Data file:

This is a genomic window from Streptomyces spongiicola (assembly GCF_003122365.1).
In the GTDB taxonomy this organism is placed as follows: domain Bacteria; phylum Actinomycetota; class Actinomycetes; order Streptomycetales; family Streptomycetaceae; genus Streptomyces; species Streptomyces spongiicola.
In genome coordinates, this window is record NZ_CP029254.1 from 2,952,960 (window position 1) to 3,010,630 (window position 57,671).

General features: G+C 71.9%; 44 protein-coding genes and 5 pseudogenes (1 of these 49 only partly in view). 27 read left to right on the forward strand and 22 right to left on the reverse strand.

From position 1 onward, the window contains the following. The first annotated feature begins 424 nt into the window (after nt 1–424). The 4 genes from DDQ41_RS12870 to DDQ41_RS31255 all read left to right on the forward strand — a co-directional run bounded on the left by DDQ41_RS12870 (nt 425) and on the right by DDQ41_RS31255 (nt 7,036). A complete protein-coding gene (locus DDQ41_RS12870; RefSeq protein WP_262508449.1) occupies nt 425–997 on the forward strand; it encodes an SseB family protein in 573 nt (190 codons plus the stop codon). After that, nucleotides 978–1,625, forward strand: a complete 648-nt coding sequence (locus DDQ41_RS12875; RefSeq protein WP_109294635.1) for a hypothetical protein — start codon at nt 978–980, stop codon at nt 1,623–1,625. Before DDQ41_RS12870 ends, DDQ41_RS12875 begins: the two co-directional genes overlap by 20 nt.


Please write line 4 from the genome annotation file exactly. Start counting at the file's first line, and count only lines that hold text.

General features: G+C 71.9%; 44 protein-coding genes and 5 pseudogenes (1 of these 49 only partly in view). 27 read left to right on the forward strand and 22 right to left on the reverse strand.